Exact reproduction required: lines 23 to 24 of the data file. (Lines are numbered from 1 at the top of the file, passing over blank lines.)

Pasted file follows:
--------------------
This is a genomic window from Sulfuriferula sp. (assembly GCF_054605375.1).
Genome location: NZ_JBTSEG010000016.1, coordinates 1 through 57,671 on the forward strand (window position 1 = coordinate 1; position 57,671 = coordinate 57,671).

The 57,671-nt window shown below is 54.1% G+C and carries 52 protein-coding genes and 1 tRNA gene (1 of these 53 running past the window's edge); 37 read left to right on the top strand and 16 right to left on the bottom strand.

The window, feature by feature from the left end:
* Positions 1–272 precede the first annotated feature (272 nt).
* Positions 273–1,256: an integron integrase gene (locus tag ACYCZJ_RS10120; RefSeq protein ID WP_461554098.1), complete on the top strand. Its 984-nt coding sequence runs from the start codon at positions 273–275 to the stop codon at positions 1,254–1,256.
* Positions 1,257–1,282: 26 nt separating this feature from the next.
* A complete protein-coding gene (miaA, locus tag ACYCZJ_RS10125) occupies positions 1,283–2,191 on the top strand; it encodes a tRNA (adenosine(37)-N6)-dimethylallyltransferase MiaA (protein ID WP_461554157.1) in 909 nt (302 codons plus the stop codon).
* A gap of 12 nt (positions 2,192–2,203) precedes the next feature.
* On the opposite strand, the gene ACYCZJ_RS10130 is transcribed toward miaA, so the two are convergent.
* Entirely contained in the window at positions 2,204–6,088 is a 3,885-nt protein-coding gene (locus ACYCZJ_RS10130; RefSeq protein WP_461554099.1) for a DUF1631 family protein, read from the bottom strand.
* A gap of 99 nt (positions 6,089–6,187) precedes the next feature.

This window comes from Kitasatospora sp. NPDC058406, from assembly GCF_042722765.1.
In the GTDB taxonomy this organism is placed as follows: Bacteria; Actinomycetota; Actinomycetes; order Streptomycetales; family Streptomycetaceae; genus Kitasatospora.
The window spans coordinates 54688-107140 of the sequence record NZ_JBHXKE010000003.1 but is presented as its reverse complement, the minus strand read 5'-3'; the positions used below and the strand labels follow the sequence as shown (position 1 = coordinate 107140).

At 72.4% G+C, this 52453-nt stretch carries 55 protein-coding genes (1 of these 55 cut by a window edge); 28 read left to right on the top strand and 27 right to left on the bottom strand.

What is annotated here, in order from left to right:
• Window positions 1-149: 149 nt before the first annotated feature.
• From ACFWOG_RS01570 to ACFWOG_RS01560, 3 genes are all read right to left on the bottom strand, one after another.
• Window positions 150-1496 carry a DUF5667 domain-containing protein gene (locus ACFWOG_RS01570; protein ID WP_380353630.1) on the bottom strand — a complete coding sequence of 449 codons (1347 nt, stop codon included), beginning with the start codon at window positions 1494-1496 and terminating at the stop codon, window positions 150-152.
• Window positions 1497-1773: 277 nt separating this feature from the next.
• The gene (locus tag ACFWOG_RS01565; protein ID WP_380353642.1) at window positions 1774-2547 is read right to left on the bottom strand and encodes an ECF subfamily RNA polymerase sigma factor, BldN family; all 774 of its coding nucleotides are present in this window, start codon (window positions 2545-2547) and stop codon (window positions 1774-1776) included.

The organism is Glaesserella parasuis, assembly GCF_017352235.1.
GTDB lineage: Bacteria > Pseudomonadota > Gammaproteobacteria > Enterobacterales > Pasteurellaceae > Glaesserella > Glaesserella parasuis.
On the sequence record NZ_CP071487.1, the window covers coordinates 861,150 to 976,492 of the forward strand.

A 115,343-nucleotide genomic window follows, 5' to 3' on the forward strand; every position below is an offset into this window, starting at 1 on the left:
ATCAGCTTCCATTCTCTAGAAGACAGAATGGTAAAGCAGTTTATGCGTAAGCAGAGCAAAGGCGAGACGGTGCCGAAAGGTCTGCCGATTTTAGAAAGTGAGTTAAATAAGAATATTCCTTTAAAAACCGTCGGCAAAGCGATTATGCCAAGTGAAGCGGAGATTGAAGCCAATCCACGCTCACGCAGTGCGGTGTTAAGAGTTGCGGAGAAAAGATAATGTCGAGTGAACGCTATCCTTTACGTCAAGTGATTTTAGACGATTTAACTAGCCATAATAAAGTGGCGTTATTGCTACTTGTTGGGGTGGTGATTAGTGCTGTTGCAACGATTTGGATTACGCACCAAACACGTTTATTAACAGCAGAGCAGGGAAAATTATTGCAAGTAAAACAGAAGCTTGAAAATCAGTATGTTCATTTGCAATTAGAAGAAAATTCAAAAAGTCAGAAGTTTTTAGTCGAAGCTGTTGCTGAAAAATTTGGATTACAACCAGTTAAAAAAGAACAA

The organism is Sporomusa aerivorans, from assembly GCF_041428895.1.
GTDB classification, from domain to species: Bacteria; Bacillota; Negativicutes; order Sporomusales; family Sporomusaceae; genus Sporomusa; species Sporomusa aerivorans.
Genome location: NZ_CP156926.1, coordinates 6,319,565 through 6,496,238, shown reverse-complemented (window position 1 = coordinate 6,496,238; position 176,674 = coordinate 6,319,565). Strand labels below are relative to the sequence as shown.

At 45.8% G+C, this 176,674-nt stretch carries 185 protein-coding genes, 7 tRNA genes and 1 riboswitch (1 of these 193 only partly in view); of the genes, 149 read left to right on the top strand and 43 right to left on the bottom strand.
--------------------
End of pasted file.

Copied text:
The organism is Glaesserella parasuis, assembly GCF_017352235.1.
GTDB lineage: Bacteria > Pseudomonadota > Gammaproteobacteria > Enterobacterales > Pasteurellaceae > Glaesserella > Glaesserella parasuis.